© 2024 WFAE

Mailing Address:
WFAE 90.7
P.O. Box 896890
Charlotte, NC 28289-6890
Tax ID: 56-1803808
90.7 Charlotte 93.7 Southern Pines 90.3 Hickory 106.1 Laurinburg
Play Live Radio
Next Up:
0:00 0:00
Available On Air Stations

Joseph C. Phillips: 'He Talk Like a White Boy'

ED GORDON, host:

Joseph C. Phillips began his adult life as an actor, playing the husband of Denise Huxtable on The Cosby Show. He gradually transitioned to another role: that of conservative commentator and columnist. In fact, he can be heard regularly on this program. Now Phillips can add author to that list. We recently talked about his new book, He Talk Like a White Boy: Reflections on Faith, Family, Politics and Authenticity.

I asked Joseph about the title of the book.

Mr. JOSEPH C. PHILLIPS (Actor, Commentator & Columnist; Author, He Talk Like a White Boy): It actually came from something that actually happened to me when I was in the eighth grade. And I answered a question in class and a black girl from across the room raised her hand and she said, he talk like a white boy. And this announcement that she made to the class, or this observation or accusation, was really the beginning of my life. I'd never heard it before, but after that moment, I began to hear it all the time.

And, of course, as I began to write a weekly column and do commentary, the accusation changed from not speaking like a white boy, but thinking like a white boy. So this goes to this notion of authenticity. What is authentic? And who is it that decides? It's really moving past what I consider to be very narrow and constricting definitions of racial authenticity and race, and moving to some higher ground where we can begin talking about the things that we have in common, things that I find, really, to be much more important.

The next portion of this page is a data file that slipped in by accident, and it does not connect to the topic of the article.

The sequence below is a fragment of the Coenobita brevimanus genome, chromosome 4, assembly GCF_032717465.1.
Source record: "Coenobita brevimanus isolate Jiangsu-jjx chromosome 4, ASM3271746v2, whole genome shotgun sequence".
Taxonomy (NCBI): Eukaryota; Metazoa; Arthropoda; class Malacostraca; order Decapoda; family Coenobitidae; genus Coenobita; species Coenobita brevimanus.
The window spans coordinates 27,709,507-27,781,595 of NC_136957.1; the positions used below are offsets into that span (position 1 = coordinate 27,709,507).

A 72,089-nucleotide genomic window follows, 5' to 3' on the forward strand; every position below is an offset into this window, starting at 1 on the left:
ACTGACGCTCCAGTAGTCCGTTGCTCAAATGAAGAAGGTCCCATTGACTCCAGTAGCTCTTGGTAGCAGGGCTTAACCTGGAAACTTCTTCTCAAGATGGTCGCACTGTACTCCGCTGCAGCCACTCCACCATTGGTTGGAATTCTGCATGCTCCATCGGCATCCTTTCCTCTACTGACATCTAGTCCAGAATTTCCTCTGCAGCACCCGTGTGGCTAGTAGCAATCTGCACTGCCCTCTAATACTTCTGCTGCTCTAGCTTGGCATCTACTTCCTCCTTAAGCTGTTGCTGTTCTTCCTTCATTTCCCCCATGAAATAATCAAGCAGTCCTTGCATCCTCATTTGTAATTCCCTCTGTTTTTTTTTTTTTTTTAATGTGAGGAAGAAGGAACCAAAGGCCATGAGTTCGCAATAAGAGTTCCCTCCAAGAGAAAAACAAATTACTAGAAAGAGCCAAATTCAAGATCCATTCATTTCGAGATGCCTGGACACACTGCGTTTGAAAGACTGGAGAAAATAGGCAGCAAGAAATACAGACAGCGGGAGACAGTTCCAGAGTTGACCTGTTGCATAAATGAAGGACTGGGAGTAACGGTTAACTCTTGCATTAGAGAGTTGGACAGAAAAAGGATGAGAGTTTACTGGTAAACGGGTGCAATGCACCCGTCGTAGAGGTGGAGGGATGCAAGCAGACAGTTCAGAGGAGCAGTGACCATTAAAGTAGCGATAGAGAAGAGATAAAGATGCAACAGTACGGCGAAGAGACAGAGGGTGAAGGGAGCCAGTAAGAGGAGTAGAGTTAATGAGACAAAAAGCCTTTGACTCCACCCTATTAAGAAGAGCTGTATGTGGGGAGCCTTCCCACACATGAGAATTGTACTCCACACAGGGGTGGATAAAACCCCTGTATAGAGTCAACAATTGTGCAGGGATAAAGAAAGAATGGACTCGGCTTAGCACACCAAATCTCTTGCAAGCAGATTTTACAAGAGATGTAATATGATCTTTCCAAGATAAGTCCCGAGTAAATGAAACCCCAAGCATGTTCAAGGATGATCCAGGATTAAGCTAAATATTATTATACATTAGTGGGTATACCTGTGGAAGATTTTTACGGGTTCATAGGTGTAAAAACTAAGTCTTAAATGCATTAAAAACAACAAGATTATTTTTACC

How do we raise our children? Let's talk about marriage, men being in the home honoring their women. Let's talk about how faith, the role that faith plays in our lives. Let's talk about our patriotism, our love of this country. Let's talk about these things, because these things are far more important than this list of what is authentically black or anything else.

GORDON: How much do you believe that those who will view you as inauthentic will miss the message? The same sense that people will say, maybe what Cosby is delivering is the right thing, but he's not the messenger.